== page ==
Northeast B.C. women trek hours to give birth
Many pregnant residents of Fort Nelson are being forced out of their community to give birth because of a doctor shortage.
As many as 50 women a year must leave the northeastern B.C. city and make the 380-kilometre road trip south to Fort St. John to deliver their children, according to the Northern Health Authority.
It can be a long and dangerous trip for a woman in labour, so many take the trip ahead of their due date.
Fort Nelson resident Diana Peddle said she spent weeks in a Fort St. John hotel room waiting for contractions to begin.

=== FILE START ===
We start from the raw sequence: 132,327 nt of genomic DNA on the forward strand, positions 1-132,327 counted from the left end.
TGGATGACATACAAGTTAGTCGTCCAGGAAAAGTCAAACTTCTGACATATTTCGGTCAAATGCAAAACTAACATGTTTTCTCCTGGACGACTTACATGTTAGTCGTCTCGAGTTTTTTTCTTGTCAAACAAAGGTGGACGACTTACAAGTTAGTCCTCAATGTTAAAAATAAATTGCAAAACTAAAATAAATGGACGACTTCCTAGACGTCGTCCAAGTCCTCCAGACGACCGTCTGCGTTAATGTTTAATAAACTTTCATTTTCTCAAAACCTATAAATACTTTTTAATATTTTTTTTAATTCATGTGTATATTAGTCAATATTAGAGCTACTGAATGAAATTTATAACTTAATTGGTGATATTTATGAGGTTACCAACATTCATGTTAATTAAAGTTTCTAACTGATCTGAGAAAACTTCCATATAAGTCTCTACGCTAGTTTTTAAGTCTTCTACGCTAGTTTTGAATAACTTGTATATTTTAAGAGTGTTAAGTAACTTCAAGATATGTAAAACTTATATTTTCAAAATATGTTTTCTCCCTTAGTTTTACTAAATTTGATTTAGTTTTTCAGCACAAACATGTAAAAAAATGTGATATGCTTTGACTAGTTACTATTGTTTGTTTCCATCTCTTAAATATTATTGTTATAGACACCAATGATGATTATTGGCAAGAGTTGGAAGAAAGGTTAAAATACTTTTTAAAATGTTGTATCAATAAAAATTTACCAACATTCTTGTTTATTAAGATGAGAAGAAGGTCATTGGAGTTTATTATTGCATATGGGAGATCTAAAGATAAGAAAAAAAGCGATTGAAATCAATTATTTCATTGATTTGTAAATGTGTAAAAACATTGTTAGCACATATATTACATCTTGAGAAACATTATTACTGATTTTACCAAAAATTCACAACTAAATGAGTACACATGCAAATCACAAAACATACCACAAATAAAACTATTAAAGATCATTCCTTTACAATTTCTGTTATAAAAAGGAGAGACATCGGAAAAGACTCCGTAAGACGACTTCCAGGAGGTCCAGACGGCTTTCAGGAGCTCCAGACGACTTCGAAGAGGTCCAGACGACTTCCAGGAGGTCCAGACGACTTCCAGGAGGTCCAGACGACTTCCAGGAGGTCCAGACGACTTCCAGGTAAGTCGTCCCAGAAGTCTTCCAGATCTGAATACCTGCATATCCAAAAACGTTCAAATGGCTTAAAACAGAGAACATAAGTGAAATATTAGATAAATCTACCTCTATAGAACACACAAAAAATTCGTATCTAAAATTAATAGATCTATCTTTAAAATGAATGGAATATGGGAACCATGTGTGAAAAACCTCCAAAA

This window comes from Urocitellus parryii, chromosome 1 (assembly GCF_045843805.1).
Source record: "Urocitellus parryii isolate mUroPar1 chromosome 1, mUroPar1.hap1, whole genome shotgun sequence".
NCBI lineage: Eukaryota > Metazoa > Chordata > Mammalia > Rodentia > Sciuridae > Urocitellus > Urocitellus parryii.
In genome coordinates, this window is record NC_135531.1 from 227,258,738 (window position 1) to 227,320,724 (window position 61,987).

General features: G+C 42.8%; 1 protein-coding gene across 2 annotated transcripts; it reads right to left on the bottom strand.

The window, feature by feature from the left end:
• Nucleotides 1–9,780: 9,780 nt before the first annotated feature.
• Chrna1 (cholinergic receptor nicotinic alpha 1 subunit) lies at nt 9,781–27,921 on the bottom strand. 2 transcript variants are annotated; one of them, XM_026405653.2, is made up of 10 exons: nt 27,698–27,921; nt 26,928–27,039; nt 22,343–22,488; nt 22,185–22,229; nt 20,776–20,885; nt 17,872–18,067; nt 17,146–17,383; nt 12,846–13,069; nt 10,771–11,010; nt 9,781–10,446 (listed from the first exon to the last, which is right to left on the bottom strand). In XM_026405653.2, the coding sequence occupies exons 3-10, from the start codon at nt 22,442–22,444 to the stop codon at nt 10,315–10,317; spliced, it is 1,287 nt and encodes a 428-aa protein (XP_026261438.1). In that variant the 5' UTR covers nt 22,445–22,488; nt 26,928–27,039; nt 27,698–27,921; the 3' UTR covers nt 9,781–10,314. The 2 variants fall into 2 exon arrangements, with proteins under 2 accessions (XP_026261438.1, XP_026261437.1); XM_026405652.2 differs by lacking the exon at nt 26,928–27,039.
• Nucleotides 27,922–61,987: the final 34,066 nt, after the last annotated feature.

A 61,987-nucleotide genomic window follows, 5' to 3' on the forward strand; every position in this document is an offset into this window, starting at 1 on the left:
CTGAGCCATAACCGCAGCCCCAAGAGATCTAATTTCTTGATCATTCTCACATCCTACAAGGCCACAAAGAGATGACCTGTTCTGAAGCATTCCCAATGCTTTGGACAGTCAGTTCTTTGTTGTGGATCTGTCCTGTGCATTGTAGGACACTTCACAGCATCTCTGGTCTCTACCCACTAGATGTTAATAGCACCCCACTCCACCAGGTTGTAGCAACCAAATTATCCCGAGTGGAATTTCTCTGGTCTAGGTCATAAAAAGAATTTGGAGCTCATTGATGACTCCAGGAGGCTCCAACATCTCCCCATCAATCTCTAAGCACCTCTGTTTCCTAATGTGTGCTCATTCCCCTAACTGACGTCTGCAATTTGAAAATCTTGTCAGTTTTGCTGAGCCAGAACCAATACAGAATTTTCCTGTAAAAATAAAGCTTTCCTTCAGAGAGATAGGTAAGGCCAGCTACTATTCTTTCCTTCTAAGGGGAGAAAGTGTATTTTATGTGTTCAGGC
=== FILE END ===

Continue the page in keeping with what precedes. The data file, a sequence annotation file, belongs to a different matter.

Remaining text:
"I delivered her in 23 minutes," Peddle said about the birth of her daughter, Madison. "I wouldn't have gotten very far ... before I probably would have delivered on the highway."
Improvement not expected
Full maternity care is frequently suspended in Fort Nelson when the staff who have to be on hand to perform emergency caesarean sections are unavailable, said Chris Morey, spokeswoman for Northern Health.
The situation has been dire for years, said Morey. Since 2007, 133 of 247 pregnant women have had to make the journey south for deliveries.
"We have to provide safe and ethical care," said Morey. "When we can't provide that, they need to access those services elsewhere."
Peddle fears that things won't change until there's a tragedy.
"It's going to take a family to get killed on that highway, before something's going to get done."
With files from the CBC's Betsy Trumpener